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Opus Dei – ABN Amro Bank kupuje Thai Bank

 

By Thomas Crampton

Published: March 19, 1998

BANGKOK— The Dutch banking giant ABN-AMRO Holding NV, exploring a new model for buying into Asia’s troubled economies, said Wednesday that it would purchase Thailand’s 11th largest commercial bank, the Bank of Asia, on a buy-now, set-the-price-later plan.

In Seoul, meanwhile, the German industrial giant BASF AG said it would pay $600 million for a division of Daesang Group, the biggest sale by a South Korean conglomerate since Asia’s economic crisis began in July.

The two deals were a fresh sign that the sale of Asia’s discounted assets may have begun in earnest. They follow a recent slew of big Asian commitments by investors including Prince Walid ibn Talal of Saudi Arabia, the financier George Soros and Michael Jackson.

ABN-AMRO said it had agreed to buy a majority stake in the Bank of Asia, but it would adjust the price later according to the value of the bank in two years.

„Basically the deal is a case of buy now and pay now, but adjust the price later when conditions are more normal,” said Ton de Boer, chief executive of ABN-AMRO Asia-Pacific Pte.

„The last time ABN-AMRO used a similar formula was in South America during the debt crisis, and I believe this is the first time it has ever been used in Asia by anyone buying a bank,” Mr. de Boer added.

This style of investment, which allows the buyer and seller to conclude a deal without actually agreeing on a final price, may gain wider acceptance as investors search for deals in Asia, analysts said.

Despite sharp falls in regional currencies, Asian owners have kept the price of their companies relatively high, while foreign investors remain reluctant to convert money into extremely volatile currencies.

Other deals in the last few days include China Development Corp. of Taiwan spending $15 million to buy a 59 percent stake in a unit of Bangkok Bank PCL. Meanwhile, American International Group Inc. announced plans for a $1 billion fund to invest in troubled Asian companies.

In preparation for a possible deal, Thailand’s second-largest bank, Thai Farmer’s Bank, announced Wednesday it would amend its articles of association to allow up to 49 percent foreign ownership.

Pending completion of due diligence, ABN-AMRO will pay 7.5 billion baht ($187.3 million) for newly issued shares representing 75 percent of the Bank of Asia’s enlarged capital.

But in order to allow a „fair valuation” of the Thai bank during calmer economic conditions, it was agreed that the Dutch bank would also pay a second installment in two years.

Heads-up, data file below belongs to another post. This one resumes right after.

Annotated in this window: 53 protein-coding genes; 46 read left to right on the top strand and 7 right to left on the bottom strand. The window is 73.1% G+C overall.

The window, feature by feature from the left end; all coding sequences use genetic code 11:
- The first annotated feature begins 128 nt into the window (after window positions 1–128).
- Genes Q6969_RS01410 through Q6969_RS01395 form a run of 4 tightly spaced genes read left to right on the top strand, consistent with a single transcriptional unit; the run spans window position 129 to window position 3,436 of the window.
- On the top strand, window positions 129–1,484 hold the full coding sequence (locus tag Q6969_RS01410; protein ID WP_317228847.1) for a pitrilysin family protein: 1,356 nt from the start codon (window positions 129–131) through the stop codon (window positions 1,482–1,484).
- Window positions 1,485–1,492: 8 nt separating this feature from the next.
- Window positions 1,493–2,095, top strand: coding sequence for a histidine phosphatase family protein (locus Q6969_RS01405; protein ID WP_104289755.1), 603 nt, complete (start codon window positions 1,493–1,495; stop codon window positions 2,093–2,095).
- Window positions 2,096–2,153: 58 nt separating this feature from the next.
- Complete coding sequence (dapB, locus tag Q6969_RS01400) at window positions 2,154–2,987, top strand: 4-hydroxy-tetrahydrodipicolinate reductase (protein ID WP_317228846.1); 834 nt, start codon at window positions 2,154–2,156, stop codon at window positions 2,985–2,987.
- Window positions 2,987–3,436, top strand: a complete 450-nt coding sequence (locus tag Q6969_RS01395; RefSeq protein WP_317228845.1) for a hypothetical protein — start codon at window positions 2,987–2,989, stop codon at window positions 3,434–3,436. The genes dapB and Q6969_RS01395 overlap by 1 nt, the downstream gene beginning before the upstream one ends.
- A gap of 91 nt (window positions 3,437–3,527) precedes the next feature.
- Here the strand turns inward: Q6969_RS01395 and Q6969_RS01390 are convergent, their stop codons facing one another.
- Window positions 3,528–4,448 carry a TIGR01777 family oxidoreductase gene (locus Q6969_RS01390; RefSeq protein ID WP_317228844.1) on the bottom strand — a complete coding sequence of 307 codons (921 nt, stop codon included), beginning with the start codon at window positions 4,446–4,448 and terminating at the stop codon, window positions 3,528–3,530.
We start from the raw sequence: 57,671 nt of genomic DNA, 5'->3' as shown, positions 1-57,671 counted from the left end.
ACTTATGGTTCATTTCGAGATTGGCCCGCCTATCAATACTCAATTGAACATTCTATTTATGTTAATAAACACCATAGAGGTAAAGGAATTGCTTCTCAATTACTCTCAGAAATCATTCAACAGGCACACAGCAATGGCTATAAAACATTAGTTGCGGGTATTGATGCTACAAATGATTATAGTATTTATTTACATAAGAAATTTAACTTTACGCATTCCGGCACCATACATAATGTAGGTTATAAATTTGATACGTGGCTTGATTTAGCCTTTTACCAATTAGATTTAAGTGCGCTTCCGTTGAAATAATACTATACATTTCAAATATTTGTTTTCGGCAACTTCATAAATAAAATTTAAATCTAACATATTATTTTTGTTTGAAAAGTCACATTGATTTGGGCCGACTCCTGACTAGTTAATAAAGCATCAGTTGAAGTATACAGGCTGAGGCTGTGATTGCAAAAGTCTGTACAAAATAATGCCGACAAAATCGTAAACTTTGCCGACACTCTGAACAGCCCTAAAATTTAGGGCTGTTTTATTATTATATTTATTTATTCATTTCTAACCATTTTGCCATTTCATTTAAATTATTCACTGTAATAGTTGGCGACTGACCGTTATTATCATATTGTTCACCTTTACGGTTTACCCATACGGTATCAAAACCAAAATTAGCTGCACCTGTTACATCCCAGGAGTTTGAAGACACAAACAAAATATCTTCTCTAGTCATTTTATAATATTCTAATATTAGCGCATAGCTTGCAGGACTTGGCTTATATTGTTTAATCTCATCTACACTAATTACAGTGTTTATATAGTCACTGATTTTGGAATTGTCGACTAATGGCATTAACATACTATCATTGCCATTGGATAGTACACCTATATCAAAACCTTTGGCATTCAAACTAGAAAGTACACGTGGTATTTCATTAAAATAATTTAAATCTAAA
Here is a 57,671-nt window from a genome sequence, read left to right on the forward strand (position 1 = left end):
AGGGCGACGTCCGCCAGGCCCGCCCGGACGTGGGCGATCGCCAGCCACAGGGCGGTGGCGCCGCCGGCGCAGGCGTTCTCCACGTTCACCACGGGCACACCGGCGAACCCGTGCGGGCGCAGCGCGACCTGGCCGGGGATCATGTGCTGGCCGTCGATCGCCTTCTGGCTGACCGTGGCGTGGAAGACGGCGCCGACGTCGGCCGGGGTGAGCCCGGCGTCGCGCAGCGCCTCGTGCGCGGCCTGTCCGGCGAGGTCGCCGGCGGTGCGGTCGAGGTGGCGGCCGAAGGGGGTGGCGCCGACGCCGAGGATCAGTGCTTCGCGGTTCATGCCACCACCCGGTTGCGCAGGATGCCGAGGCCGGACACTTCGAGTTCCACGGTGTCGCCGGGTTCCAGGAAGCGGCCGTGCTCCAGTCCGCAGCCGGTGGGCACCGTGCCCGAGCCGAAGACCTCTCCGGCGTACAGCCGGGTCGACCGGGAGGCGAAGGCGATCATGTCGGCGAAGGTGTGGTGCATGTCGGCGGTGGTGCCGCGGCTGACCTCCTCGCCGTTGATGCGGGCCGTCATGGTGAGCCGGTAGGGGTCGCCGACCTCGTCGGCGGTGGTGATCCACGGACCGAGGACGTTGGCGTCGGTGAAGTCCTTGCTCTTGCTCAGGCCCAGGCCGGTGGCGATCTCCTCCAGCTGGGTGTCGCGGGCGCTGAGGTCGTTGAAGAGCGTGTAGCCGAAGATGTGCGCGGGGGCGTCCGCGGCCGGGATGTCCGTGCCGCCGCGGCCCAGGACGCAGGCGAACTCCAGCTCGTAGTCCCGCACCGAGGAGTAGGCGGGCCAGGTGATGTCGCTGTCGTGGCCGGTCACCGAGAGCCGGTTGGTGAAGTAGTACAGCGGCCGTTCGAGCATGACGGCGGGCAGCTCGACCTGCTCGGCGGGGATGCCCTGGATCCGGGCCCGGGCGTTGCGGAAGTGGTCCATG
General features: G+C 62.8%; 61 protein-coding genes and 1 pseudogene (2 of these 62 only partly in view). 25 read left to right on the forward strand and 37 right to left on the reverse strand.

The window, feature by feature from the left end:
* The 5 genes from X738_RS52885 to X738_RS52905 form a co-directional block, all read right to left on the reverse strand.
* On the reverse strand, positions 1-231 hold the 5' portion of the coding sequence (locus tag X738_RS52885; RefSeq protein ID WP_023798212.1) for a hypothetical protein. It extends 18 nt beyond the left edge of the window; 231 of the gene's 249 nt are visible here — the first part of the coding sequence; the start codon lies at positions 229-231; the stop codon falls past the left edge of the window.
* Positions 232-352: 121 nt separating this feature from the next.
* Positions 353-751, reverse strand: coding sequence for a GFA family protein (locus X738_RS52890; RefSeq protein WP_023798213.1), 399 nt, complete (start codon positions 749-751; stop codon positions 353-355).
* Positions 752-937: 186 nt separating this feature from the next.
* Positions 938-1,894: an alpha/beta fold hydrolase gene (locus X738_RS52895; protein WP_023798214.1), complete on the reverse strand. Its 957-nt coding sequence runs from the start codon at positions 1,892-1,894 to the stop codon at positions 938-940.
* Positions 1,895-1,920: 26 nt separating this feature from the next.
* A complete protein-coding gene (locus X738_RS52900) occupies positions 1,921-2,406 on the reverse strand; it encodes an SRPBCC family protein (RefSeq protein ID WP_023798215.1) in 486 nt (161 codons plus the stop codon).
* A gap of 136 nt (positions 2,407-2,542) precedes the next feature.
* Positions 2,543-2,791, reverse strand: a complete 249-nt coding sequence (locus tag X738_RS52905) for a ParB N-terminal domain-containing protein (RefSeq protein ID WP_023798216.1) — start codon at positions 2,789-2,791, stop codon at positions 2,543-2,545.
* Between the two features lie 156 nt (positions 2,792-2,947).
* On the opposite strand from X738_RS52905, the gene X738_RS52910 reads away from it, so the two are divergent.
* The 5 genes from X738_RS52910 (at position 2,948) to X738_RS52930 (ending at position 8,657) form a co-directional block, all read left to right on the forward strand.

The amount of the second installment will calculated by an independent auditor using a formula the two sides have agreed.

Prime concerns preventing a fair valuation of the bank now, Mr. de Boer said, were currency volatility, the unknown number of non-performing loans and the general crisis environment affecting much of Asia.

After the dollar soared from 25 baht in July to beyond 50 baht in January, it has recently retreated to about 40 baht. This volatility, combined with plunging stock values and deteriorating economic conditions, has made it hard to estimate how many of Thailand’s heavily indebted companies will be able to repay their outstanding loans.

„In these conditions, an assessment of the fair value of the bank is extremely difficult,” Mr. de Boer said. „It is also a great carrot for management. I will be very happy to pay a great deal in the second tranche because it means the bank is doing well and Thailand’s economy is recovering.”

The practice of setting a price but adjusting it later has been long used in developed economies, especially when companies have unknown liabilities or assets, such as an outstanding lawsuit or an unproved product with tremendous potential.

But it is extremely rare in Asia for deals to be left open-ended, because local banks have little experience with such forms of financing, and foreign investors fear items may be hidden off the balance sheet.

„This is an unusual and creative deal, but there is a lot of individual trust involved,” said one foreign banker based in Thailand.

„In our experience, you can never define all the possible scenarios two or three years down the road. We don’t like to be forced into arbitration, so we like to close deals completely.”

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